Being self-employed is great, but….

Being self-employed is great, but….

April 16, 2013 7:44 pm Published by Leave your thoughts

I’ve been self-employed for the best part of four years now and I love it. I get to keep my own hours. I can work at 7 in the morning or 11 at night, it doesn’t matter. If I want a day off, I only have to clear it with myself. I get to meet loads of new and interesting people and the best thing of all is that I’m doing something that I love. But for all these upsides, there are a couple of downsides to being your own boss.

For me two things that I’ve always struggled with are time management and also doing the things you know you should do, but never get round to in your own business. Let me explain the second point in a bit more detail. One of the elements of my business is the optimisation of my clients’ websites to make sure they are found by the major search engines. One of the best ways to help this is to write blogs. I hammer on to my clients that they need to update their blog at least once a month, and reference someone else’s blog in it with a link so that the search engines have a greater chance of picking them up. Yet in the last six months, I’ve only written two blogs for my own site. If I was one of my own clients I’d be screaming at myself by now (well, maybe not screaming, just having a very encouraging conversation with myself).

It’s the same when it comes to business development, recently I just don’t seem to be able to find time. Day to day I have a routine. I go networking, meet people, arrange a meeting with them and take them through the rest of the sales process as that is what brings money in. The other tasks I know I should be doing, such as strategic planning, catching up on professional reading, putting some meat on the bones of an idea I had four months ago, or looking at new and different ways of people finding out about my business (www.gozapi.com by the way), I’ve let slide and I’ve found myself procrastinating on them. I found that things were passing me by as I didn’t get them done in time, and that comes back to the time management issue as well. But in the last month or so, I think I’ve cracked both problems, and I’ve done it thanks to JCI training sessions I’ve attended.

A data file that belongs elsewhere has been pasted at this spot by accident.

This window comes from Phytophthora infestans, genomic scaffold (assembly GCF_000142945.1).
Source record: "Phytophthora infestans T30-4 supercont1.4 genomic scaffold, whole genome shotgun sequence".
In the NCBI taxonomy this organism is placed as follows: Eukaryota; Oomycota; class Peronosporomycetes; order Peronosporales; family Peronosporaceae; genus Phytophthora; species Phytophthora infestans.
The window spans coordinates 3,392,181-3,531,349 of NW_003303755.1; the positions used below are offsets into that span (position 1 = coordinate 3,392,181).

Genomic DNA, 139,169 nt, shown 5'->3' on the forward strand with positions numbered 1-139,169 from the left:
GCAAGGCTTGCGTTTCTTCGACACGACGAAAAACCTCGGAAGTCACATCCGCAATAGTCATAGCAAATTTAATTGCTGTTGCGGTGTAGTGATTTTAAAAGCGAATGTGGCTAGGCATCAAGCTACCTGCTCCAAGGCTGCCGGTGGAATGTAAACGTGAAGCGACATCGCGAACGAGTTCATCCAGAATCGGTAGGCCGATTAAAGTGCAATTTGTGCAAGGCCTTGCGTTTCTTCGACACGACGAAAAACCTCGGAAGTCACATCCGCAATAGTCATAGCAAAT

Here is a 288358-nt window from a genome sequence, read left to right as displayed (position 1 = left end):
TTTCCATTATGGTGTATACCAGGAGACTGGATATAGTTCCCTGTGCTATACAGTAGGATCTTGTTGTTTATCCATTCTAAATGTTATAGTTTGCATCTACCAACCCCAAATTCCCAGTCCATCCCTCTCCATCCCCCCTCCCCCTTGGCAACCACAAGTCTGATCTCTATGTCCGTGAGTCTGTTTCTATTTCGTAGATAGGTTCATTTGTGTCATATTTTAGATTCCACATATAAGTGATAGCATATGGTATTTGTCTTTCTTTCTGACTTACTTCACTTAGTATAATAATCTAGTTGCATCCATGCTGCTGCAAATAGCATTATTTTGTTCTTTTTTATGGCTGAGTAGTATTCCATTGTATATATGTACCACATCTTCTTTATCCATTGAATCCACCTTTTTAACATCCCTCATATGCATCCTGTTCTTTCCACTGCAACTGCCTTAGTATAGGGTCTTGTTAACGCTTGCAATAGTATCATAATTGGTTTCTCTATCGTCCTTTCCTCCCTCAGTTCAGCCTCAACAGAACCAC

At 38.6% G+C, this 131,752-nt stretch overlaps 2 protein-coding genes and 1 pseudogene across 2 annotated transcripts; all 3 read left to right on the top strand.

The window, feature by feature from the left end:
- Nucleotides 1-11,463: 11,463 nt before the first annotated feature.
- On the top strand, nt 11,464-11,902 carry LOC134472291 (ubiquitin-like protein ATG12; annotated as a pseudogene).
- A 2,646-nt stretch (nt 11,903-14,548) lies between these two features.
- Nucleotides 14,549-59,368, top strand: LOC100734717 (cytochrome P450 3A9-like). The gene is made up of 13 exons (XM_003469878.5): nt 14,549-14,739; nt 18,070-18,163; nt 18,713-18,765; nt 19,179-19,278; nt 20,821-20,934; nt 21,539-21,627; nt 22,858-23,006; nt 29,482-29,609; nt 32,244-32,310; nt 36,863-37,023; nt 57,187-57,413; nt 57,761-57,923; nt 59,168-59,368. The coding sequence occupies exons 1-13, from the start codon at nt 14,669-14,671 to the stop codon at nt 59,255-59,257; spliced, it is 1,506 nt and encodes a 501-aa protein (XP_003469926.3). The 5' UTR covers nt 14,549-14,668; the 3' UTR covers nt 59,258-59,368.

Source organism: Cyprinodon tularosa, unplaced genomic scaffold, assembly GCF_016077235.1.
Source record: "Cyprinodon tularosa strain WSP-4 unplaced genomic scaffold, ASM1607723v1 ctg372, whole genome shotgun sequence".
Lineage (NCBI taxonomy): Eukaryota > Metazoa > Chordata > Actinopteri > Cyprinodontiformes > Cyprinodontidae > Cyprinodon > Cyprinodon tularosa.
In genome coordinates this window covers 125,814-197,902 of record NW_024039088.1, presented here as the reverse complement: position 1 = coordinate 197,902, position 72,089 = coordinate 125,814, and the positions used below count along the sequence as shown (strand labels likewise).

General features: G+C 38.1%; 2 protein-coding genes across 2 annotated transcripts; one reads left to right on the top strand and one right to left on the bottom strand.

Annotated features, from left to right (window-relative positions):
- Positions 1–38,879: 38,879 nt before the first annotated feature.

Firstly, lets cover the time management issue. In March, I attended a training session run by JCI Sheffield on, you guessed it, time management. They covered some basic tips and techniques on how to get more out of your day and how to stop procrastination. It covered everything from the use of Apps to more basic ways to use a “To Do” list. I found the ideas they had about the “To Do” list really useful and have implemented them. I now have a traffic lights system for my list. Red is 24 – 48 hours, orange is within the week and green is as and when it gets done. I add new items as the day goes on and then write a new one out at the end of the day, not the start of the next one, as this means you already know what you’re going to be doing. I’ve also started using an idea called ‘Eat The Frog’, however I’ll tell you more about that at a later date, but it is a powerful tool.

The other thing that I’ve implemented is a principle that I picked up at a JCI Barnsley training session called ‘The Round Table’. Just like King Arthur who had his trusted knights sat around his round table, you create your own, but use your trusted friends, peers or work colleagues instead of knights. I’ve started doing this with two other business owners that are in the same building I am. We meet every two weeks first thing on Monday morning so it’s a really positive way to start the week. We help each other with any problems we are having and also help keep track of each other’s goals by making ourselves accountable to each other and stating what we want to achieve in the next two weeks. This is having a positive impact on not just me and my business, but my fellow ‘knights’ and their companies.

A few people I’ve come across recently have asked me do I really get anything useful out of all these different JCI training sessions I attend or are they all a bit of a waste of time. My answer is that they are always useful and probably the best value for money training you can get. If you’ve not been along to one of our sessions yet, I hope you will be coming along after reading this as I guarantee you’ll get something useful out of it. If you don’t, I’ll give you your money back out of my own pocket. I can’t say fairer than that.

By Ben Hawley, JCI Barnsley Deputy President

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This post was written by Gemma Nicole Fletcher

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